Ten million years – Sandhill cranes awe and inspire

By Carol / March 22, 2017 /

Ten million years

The Platte River is wide and shallow. The perfect overnight spot for Sandhill cranes.

Sun shimmers on a river
one mile wide, three inches deep.
The Platte River stretches wide beneath the skies,
offering refuge to weary travelers,
as it’s done for 10 million years.

And the Sandhill cranes come.

From the broad expanses of Mexico and Texas
before there was a Mexico or Texas.
Choosing Nebraska before there was a Nebraska.
To rest and feed and dance and chatter.
Before searching out even broader expanses
in Canada and Siberia.

As they’ve done for ten million years.

Earlier we watched them in fields,
their feathers the gray of winter clouds,
eating to store power for the long flight north.

Sandhill cranes settle in after dark on the Platte River. Photo courtesy of Mary C. Gottschalk

The cranes dance with wings spread,
leaping in the air. Why?
For mating, for territory, for joy.
All the time chattering
to each other day and night,
their call the hoarse, throaty sound of frogs in a marsh.

Twilight beckons, and we line a bridge across the river,
searching the horizon, waiting, hoping.
Will they come here, tonight, to this stretch of river?
Will they bless us this one year out of ten million?

Smudges become faint lines in the sky.
Cranes leaving the fields where they spent the day,
to seek the shelter of the river,
safe from predators.

Cranes by the hundreds fly weave across the Nebraska skies.

Drifts of cranes, forming and re-forming
With all the permanence of smoke.
Line after line.
Groups of three, ten, a hundred, ten thousand.

The sunset so beautiful.
The river so perfect.
We will them to land.
But they do not.
This is not Disneyland, we say,
laughing to hide our disappointment.

Still the Sandhill cranes bless us
as they pass through this
narrow bit of the Heartland.
Fulfilling their life cycle.
Including us.
Migrating as they have
For 10 million years.


**The fossil record indicates Sandhill cranes have been migrating through Nebraska for 10 million years. This year, an estimated 500,000 cranes will make the trip. Modern farming has reduced wetland along the Platte River by 90 percent. We wondered how long abundant corn will be an adequate tradeoff for the wetlands.

Subscribe below for blog updates

Enter your email address to subscribe to this blog and receive notifications of new posts by email.

Posted in ,



  1. Merril Smith on March 22, 2017 at 12:17 pm

    A beautiful post, Carol. I don’t know anything about Sandhill Cranes, but it’s amazing to think of them following this path for 10 million years! Imagine what their epic tales must be like. The photos are beautiful.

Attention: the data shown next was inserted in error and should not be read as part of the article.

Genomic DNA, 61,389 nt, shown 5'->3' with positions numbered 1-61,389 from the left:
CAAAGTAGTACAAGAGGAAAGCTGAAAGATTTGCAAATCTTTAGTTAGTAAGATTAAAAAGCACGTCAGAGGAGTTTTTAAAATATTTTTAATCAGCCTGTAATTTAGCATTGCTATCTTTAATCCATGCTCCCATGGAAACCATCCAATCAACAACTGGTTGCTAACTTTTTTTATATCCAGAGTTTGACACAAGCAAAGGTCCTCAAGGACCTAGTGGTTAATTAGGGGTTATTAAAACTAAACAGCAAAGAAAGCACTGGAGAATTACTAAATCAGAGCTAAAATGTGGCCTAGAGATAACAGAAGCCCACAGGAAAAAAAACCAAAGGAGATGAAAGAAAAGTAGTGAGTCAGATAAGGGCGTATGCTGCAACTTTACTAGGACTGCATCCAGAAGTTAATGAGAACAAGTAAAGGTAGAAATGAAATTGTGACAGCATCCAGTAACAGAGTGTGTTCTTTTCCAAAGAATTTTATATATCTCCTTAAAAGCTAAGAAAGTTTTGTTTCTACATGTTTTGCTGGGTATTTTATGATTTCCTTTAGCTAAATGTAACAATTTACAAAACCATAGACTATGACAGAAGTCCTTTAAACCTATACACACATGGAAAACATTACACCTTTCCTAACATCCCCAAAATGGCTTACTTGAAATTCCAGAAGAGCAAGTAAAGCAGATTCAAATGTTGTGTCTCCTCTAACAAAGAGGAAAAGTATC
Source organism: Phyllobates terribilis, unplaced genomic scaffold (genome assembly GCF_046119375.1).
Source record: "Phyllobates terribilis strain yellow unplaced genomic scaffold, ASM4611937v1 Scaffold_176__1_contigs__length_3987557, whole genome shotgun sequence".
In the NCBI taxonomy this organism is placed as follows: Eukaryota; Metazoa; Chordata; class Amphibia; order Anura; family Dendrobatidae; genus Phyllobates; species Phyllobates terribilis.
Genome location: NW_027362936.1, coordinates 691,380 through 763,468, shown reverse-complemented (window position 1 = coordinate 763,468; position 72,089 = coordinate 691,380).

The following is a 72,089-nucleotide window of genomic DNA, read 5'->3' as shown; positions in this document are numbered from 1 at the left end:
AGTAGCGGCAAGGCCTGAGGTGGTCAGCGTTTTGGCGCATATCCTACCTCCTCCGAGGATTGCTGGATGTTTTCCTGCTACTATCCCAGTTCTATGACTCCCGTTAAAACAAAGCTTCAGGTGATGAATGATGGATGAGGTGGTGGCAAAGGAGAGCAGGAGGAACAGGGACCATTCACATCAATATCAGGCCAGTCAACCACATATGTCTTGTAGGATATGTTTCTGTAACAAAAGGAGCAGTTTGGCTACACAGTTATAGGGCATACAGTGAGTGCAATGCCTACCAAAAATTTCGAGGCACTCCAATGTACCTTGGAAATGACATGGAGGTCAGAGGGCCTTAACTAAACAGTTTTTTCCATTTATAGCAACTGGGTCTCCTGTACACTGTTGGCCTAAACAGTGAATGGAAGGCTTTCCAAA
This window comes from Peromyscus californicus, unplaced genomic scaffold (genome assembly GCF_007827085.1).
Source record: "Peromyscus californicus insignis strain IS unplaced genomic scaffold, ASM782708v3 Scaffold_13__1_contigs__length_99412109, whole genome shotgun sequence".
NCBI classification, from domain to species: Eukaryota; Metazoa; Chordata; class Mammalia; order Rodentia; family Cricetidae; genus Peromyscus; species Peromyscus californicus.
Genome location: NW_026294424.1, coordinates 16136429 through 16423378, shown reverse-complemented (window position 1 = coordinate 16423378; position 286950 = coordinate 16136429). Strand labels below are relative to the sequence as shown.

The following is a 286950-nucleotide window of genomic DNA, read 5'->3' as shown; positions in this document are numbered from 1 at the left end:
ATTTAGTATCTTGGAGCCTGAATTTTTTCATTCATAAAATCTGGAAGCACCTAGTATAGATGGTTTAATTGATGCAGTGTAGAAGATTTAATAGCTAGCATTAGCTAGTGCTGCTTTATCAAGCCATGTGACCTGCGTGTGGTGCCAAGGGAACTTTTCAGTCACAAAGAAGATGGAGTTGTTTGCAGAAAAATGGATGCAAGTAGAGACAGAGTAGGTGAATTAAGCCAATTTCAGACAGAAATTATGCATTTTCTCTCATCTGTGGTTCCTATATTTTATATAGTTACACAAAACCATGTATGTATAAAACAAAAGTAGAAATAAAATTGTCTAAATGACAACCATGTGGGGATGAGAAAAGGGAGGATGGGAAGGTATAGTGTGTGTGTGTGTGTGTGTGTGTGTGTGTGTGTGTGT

I Googled Sandhill Cranes and discovered that they are sometimes spotted in NJ. One post I read mentioned there’s a theory that the tale of the Jersey Devil came from someone spotting a Sandhill Crane. 🙂

    • Carol Bodensteiner on March 22, 2017 at 3:25 pm

      The number of years struck me, to, as you can tell. Those migratory habits are really ingrained. Yes, the tales they could tell about changes in the land over all that time, not to mention changes made to the land.

      While we were talking with people in Nebraska, we heard of some cranes nesting in New York. Some are reported to show up in a wetland north of where we live, though I’ve not seen them. I had to Google Jersey Devil. I can see some resemblance, though the Jersey Devil is no where near as attractive. 😉

  2. Nan Johnson on March 23, 2017 at 8:36 am

    Splendidly written, Carol. I love the language you use. You make an important point at the end, too; our wetlands are an essential ecosystem, but disappearing. Couldn’t agree more.

    • Carol Bodensteiner on March 23, 2017 at 10:03 am

      Thank you, Nan. The ability in such a short time to cripple or destroy something that’s been going on for so long hit me hard. Of course people are working to protect the wetlands. I hope they succeed.

  3. Elfrieda Neufeld Schroeder on March 23, 2017 at 11:18 am

    What you express about the sandhill cranes is what I feel about the Canada Geese that come to our nearby lake at the first sign of spring and disappear as winter encroaches. It is most beautiful to watch them staging in late autumn. What a glorious creation God has given us! Thank you for sharing your poem.

    • Carol Bodensteiner on March 23, 2017 at 12:05 pm

      We have many Canada Geese here, though increasingly they stay all year instead of migrating. They are such large birds, I image they do make a beautiful sight when they fly enmasse. The sights nature gives us are almost always more impressive to me than what’s man made.

  4. Randy Happel on March 23, 2017 at 9:03 pm

    Carol, I’ve always known you were a brilliant writer, but this is a masterpiece. I may be a bit partial, given that Nebraska is my home state, but you’re description, communicated through words, creates a visual experience that those not present can experience emotionally. You are amazing. I’m proud to be a member of the PR writers fraternity, albeit humbled by the incredible writing talent that comes so easily for you. Thanks for sharing … you are truly a credit to our profession. All the best, Randy

    • Carol Bodensteiner on March 24, 2017 at 8:59 am

      You are most kind, Randy. Thank you. The cranes were an inspiration. Thanks also for joining the conversation on my blog. I hope you’ll return often.

Leave a Comment